You can't see the difference between the hidden world and this one, between happiness and suffering. Verily, on this way you are not a man but only a child.














This Site is dedicated to the Work and to all Seekers 




George Ivanovitch Gurdjieff was born in 1869 in Alexandropol (Russian Armenia) and is perhaps the only recognised great western Master.


After spending his youth travelling and studying different cultures unknown at that time, he committed himself completely to the work on consciousness, which is understood as a means to awaken man from his daily automatisms, allowing his hidden potential to arise within him.
His knowledge ranged from music (he composed several pieces) to mathematics; he also used dance as a means of harmonisation: he wrote many books, which are still very important for those wishing to begin to walk on the path of inner awakening.


Gurdjieff had the opportunity to meet remarkable men from whom he acquired the conviction that something of vital importance was missing in the view that European science and literature had of man and the world. He set out to study medicine and theology but was frustrated by the limits of that kind of education, so he was moved to find something else on his own. With a group of people, “The Seekers of Truth” he travelled for several years through Africa, Asia, the Far East, reaching places whose existence was beyond the intuition of the most careful explorers. It is impossible to say where he really managed to arrive, even what Gurdjieff himself reveals in his book “Meeting with Remarkable men” is so veiled by metaphors that the vague geographic co-ordinates are impenetrable.


In 1922 he founded The Institute for the Harmonious Development of Man at Château de Prieuré in Fontainebleu, near Paris. At the Castle the “work on ourselves” he proposed became established and drew the attention, amongst others, of many European artists and intellectuals.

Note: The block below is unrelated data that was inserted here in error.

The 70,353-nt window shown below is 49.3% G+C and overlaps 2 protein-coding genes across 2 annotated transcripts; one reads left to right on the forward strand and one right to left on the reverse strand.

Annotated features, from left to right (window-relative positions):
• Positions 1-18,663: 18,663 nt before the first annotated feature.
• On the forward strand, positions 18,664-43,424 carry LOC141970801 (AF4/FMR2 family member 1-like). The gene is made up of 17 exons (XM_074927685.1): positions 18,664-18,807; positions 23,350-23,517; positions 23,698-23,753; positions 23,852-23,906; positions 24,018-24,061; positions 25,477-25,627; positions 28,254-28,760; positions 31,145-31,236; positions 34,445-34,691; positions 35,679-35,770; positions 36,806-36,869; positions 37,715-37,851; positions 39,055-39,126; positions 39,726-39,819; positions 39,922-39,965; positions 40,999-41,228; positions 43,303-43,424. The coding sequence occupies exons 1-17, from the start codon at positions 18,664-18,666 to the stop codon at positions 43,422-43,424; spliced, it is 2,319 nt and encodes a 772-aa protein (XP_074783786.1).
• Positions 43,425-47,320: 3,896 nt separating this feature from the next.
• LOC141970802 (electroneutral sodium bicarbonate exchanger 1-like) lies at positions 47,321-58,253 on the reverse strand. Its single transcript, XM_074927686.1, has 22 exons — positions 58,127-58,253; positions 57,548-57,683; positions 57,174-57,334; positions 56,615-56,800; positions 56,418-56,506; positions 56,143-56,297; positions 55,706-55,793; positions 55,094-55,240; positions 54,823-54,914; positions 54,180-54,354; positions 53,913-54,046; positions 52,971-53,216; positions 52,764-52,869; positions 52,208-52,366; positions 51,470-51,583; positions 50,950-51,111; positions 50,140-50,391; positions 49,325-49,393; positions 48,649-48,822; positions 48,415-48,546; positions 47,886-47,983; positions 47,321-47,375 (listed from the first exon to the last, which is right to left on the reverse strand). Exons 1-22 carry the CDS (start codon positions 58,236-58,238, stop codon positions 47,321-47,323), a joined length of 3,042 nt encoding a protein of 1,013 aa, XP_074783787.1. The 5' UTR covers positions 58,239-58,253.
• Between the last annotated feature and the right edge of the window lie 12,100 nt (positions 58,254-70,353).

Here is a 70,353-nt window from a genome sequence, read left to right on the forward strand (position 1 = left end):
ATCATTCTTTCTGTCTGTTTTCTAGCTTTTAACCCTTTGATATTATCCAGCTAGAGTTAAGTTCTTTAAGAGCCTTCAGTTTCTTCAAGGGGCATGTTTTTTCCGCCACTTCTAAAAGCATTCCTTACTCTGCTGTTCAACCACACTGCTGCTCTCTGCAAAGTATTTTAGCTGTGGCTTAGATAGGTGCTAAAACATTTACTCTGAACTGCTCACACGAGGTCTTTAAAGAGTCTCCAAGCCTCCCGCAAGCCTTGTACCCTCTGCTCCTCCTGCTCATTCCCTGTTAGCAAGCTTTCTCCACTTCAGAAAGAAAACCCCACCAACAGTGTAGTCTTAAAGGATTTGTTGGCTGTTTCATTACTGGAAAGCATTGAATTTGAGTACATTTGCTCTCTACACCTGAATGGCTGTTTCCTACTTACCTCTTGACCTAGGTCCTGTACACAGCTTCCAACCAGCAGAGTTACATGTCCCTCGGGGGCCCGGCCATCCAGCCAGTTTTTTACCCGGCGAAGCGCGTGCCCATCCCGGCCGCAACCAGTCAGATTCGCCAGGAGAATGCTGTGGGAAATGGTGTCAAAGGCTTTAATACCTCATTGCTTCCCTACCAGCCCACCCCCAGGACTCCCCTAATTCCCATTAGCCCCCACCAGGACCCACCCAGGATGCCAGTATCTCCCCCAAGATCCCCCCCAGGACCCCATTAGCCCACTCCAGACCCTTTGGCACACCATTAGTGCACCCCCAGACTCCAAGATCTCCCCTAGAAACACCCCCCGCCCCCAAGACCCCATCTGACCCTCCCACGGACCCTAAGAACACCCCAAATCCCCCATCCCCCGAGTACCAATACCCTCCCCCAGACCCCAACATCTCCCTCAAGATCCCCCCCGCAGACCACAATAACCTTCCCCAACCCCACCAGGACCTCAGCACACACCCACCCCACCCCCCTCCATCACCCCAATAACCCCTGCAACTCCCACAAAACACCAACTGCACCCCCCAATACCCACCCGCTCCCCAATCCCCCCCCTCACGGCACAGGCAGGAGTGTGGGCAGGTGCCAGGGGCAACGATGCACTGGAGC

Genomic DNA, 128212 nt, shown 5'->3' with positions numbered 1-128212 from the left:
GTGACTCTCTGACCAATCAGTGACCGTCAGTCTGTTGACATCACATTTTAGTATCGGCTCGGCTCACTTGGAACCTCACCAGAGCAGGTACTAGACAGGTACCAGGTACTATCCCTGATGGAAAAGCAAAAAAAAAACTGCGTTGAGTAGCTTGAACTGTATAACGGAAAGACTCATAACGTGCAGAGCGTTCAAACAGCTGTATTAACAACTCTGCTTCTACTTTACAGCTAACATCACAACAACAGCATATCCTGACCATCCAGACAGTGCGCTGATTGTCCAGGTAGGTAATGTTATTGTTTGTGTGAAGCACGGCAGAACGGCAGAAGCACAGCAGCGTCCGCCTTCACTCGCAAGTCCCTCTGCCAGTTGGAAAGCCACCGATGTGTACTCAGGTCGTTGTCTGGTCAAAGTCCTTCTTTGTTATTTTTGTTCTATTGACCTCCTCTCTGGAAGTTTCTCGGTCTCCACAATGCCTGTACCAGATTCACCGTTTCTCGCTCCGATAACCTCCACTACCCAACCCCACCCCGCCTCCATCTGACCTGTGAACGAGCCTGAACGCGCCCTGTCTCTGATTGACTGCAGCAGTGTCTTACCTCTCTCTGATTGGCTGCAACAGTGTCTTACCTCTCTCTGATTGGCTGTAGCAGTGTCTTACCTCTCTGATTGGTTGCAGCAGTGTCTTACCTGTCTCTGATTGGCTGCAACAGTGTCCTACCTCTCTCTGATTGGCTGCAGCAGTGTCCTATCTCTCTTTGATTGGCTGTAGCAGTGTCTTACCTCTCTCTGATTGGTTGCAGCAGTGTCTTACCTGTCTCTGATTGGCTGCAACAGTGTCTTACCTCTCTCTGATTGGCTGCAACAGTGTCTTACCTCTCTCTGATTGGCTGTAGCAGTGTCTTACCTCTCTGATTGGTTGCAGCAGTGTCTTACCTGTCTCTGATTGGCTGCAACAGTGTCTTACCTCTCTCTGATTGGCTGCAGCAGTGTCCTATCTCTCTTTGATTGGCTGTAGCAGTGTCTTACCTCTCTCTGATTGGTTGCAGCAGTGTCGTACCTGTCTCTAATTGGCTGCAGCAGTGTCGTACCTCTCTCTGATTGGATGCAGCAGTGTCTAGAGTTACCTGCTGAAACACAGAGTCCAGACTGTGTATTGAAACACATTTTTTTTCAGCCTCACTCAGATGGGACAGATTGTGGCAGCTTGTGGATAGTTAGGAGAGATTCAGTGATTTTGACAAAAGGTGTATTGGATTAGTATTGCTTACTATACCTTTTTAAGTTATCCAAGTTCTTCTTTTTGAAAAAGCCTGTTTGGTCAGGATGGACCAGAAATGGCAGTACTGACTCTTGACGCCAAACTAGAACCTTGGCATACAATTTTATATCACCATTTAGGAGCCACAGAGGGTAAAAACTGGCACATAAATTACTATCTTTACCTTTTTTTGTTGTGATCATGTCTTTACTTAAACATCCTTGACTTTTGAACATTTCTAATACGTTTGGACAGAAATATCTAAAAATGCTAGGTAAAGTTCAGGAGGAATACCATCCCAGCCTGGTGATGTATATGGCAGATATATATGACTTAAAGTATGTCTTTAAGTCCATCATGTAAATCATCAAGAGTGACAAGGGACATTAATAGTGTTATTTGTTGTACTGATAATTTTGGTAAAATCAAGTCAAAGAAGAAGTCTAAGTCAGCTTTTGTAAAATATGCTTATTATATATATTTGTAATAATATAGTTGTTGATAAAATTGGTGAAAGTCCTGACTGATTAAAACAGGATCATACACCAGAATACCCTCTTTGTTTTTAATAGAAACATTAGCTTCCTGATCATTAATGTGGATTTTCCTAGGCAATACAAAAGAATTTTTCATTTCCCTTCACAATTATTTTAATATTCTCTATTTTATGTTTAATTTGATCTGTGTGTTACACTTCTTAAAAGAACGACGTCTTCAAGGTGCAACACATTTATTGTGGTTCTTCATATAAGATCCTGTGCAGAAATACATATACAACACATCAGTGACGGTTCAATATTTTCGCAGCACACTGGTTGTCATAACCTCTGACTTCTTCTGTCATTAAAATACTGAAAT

He organised a real independent community with crops, animals, various activities and special classes for the “transformation of energies” which consisted in the famous “movements taken from the sacred dances” and in lectures about the theoretical part of the work.

In 1924 he organized another branch of the Institute in America; for the event he gave a demonstration of his “movements”, accompanied by the Russian pianist Thomas De Hartmann, who also elaborated the sacred music together with him.

He found new followers among writers such as Margaret Anderson, philosophers like Alfred Orage who had founded in those years the literary magazine “The New Age”, and architects such as Frank Lloyd-Wright. When he came back to France he was seriously injured (but, although it seemed a miracle, alive!) in a terrible car accident that forced him to interrupt his practical work at the Prieuré to begin the written transmission of his ideas, that would take shape in books such as “Beelzebub’s Tales to his Grandson", the already mentioned “Meetings with Remarkable Men”, and “The Real Life”.


During World War Two he continued to teach, with serious difficulties, receiving groups of pupils in his flat in Rue des Colonels Rénard; then suddenly in 1948 he decided to restart his activity more extensively: Unfortunately a year later he died, putting a stop to his work.




  Being on the Way in

the third millennium



To the Fourth Way


 Gurdjieff's psychology

and neurosciences


 Gurdjieff and

The teaching